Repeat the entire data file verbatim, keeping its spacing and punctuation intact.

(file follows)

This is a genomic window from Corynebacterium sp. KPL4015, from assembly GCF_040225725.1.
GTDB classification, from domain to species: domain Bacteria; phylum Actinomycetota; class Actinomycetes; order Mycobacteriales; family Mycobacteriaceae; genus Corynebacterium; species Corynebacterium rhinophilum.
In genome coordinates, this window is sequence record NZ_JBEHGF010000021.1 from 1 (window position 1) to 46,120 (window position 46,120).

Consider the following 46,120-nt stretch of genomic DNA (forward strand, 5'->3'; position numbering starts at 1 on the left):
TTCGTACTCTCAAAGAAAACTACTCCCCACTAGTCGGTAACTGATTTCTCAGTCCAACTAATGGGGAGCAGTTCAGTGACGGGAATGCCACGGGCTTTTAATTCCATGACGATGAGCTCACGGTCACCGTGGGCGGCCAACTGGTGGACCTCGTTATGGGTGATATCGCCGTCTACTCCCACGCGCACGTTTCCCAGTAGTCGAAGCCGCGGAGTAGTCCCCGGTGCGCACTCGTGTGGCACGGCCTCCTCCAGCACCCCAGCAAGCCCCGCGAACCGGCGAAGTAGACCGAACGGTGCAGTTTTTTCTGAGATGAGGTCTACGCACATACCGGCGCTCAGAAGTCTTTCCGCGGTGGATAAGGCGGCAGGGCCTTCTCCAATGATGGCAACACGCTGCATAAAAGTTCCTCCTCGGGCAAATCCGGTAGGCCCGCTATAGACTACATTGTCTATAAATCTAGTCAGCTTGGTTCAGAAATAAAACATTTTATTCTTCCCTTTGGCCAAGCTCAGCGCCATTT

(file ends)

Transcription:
This is a genomic window from Corynebacterium sp. KPL4015, from assembly GCF_040225725.1.
GTDB classification, from domain to species: domain Bacteria; phylum Actinomycetota; class Actinomycetes; order Mycobacteriales; family Mycobacteriaceae; genus Corynebacterium; species Corynebacterium rhinophilum.
In genome coordinates, this window is sequence record NZ_JBEHGF010000021.1 from 1 (window position 1) to 46,120 (window position 46,120).

Consider the following 46,120-nt stretch of genomic DNA (forward strand, 5'->3'; position numbering starts at 1 on the left):
TTCGTACTCTCAAAGAAAACTACTCCCCACTAGTCGGTAACTGATTTCTCAGTCCAACTAATGGGGAGCAGTTCAGTGACGGGAATGCCACGGGCTTTTAATTCCATGACGATGAGCTCACGGTCACCGTGGGCGGCCAACTGGTGGACCTCGTTATGGGTGATATCGCCGTCTACTCCCACGCGCACGTTTCCCAGTAGTCGAAGCCGCGGAGTAGTCCCCGGTGCGCACTCGTGTGGCACGGCCTCCTCCAGCACCCCAGCAAGCCCCGCGAACCGGCGAAGTAGACCGAACGGTGCAGTTTTTTCTGAGATGAGGTCTACGCACATACCGGCGCTCAGAAGTCTTTCCGCGGTGGATAAGGCGGCAGGGCCTTCTCCAATGATGGCAACACGCTGCATAAAAGTTCCTCCTCGGGCAAATCCGGTAGGCCCGCTATAGACTACATTGTCTATAAATCTAGTCAGCTTGGTTCAGAAATAAAACATTTTATTCTTCCCTTTGGCCAAGCTCAGCGCCATTT